So its mistaken-identity history, its miscredited discoverer, its misleading and often mis-spelled name, all add to the aura of comedy and confusion around molybdenum.....and yet it's an element that's right at the root of life - not just human life, but pretty much all life on the planet: yes you'll find tiny amounts of it in everything from the filaments of electric heaters to missiles to protective coatings in boilers, and its high performance at high temperatures mean it has a range of commercial applications: it's useful in toughening up steel and giving it more corrosion resistance, as a catalyst in processes such as refining petroleum, and above all it's turned to when you need things to get hot but stay slippy - where WD40 and other petroleum derived oils are at risk of igniting, molybdenum sulfides are the basis of a range of lubricants which can cope with the heat and keep things moving smoothly.
But for all the ways we've discovered to use it, of far greater significance - although involving far smaller quantities of molybdenum - is the way we've evolved to make use of it within us. It's found in dozens of enzymes... including all important nitrogenase, which allows the most abundant element in the atmosphere, nitrogen, to be taken up and turned into compounds that enable bacteria, plants, us and everything between to synthesise and utilise proteins. Without proteins there wouldn't be much at all in the way of life....and without molybdenum there wouldn't be much at all in the way of proteins. And it turns up in other key human enzymes too such as xanthine oxidase in the liver, which is vital to our waste processing.
But just in case anyone's thinking of rushing off to buy one of the many commercially available trace mineral supplements with molybdenum it's worth adding that although like much of life on Earth we definitely need it.... we don't need that much of it: about a third of a gram is all you'll get through in an entire lifetime. That's next to nothing...but without it we'd be next to nothingness.
So, time to stop laughing at the funny name... molybdenum really is one of life's few true essentials.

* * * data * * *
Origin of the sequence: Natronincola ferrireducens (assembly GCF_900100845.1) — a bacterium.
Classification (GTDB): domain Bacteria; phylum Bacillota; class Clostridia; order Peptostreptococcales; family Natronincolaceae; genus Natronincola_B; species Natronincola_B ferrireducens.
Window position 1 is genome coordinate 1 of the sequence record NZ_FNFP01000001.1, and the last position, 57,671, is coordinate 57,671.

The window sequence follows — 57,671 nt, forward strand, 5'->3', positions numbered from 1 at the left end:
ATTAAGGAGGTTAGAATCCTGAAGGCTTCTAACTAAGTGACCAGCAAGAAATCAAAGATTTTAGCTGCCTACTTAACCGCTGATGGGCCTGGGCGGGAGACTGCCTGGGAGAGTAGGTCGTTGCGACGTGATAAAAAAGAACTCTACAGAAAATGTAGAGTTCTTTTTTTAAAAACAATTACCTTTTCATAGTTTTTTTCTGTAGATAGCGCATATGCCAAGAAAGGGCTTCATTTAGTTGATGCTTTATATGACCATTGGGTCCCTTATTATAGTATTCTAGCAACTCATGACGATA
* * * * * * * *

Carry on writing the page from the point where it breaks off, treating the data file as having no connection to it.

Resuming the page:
So time to give some much-owed respect, it seems, to the element molybdenum. That was science broadcaster Quentin Cooper with the widely applied chemistry of molybdenum. Now, next week, blink and you may miss it.
If elements were insects, darmstadtium would be the mayfly of the chemical world. It exists for the most fleeting time before it transforms to something else. Darmstadium is never going to have a practical use - but its sheer brevity of existence gives it a wistful fascination.
And to find out what does happen in darmstadtium's brief existence on earth, in next week's Chemistry in its element. Until then, I'm Meera Senthilingham and thank you for listening.
Chemistry in its element is brought to you by the Royal Society of Chemistry and produced by thenakedscientists dot com. There's more information and other episodes of Chemistry in its element on our website at chemistryworld dot org forward slash elements.
Mining and Sourcing data: British Geological Survey – natural environment research council.
Text: John Emsley Nature’s Building Blocks: An A-Z Guide to the Elements, Oxford University Press, 2nd Edition, 2011.
Additional information for platinum, gold, neodymium and dysprosium obtained from Material Value Consultancy Ltd www.matvalue.com
Data: CRC Handbook of Chemistry and Physics, CRC Press, 92nd Edition, 2011.
G. W. C. Kaye and T. H. Laby Tables of Physical and Chemical Constants, Longman, 16th Edition, 1995.
Members of the RSC can access these books through our library.